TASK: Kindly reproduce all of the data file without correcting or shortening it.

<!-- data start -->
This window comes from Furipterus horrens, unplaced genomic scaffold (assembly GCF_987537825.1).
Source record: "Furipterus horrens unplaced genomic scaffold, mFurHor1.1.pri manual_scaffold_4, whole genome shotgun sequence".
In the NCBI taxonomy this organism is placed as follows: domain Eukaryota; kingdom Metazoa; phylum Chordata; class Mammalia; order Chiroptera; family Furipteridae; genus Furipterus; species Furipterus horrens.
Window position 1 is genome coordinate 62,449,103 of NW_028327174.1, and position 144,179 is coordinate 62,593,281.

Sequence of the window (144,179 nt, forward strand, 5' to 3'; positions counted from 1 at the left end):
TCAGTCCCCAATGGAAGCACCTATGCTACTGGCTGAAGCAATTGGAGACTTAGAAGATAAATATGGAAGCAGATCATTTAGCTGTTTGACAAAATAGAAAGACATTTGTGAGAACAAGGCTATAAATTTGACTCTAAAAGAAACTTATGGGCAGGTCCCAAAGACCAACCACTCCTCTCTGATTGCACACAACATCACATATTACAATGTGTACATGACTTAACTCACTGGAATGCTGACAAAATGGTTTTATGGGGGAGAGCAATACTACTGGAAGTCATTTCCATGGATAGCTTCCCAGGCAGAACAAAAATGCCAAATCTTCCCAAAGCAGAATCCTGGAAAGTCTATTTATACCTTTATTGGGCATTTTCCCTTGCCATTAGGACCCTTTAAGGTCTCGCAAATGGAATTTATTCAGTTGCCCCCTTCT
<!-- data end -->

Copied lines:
This window comes from Furipterus horrens, unplaced genomic scaffold (assembly GCF_987537825.1).
Source record: "Furipterus horrens unplaced genomic scaffold, mFurHor1.1.pri manual_scaffold_4, whole genome shotgun sequence".
In the NCBI taxonomy this organism is placed as follows: domain Eukaryota; kingdom Metazoa; phylum Chordata; class Mammalia; order Chiroptera; family Furipteridae; genus Furipterus; species Furipterus horrens.
Window position 1 is genome coordinate 62,449,103 of NW_028327174.1, and position 144,179 is coordinate 62,593,281.

Sequence of the window (144,179 nt, forward strand, 5' to 3'; positions counted from 1 at the left end):
TCAGTCCCCAATGGAAGCACCTATGCTACTGGCTGAAGCAATTGGAGACTTAGAAGATAAATATGGAAGCAGATCATTTAGCTGTTTGACAAAATAGAAAGACATTTGTGAGAACAAGGCTATAAATTTGACTCTAAAAGAAACTTATGGGCAGGTCCCAAAGACCAACCACTCCTCTCTGATTGCACACAACATCACATATTACAATGTGTACATGACTTAACTCACTGGAATGCTGACAAAATGGTTTTATGGGGGAGAGCAATACTACTGGAAGTCATTTCCATGGATAGCTTCCCAGGCAGAACAAAAATGCCAAATCTTCCCAAAGCAGAATCCTGGAAAGTCTATTTATACCTTTATTGGGCATTTTCCCTTGCCATTAGGACCCTTTAAGGTCTCGCAAATGGAATTTATTCAGTTGCCCCCTTCT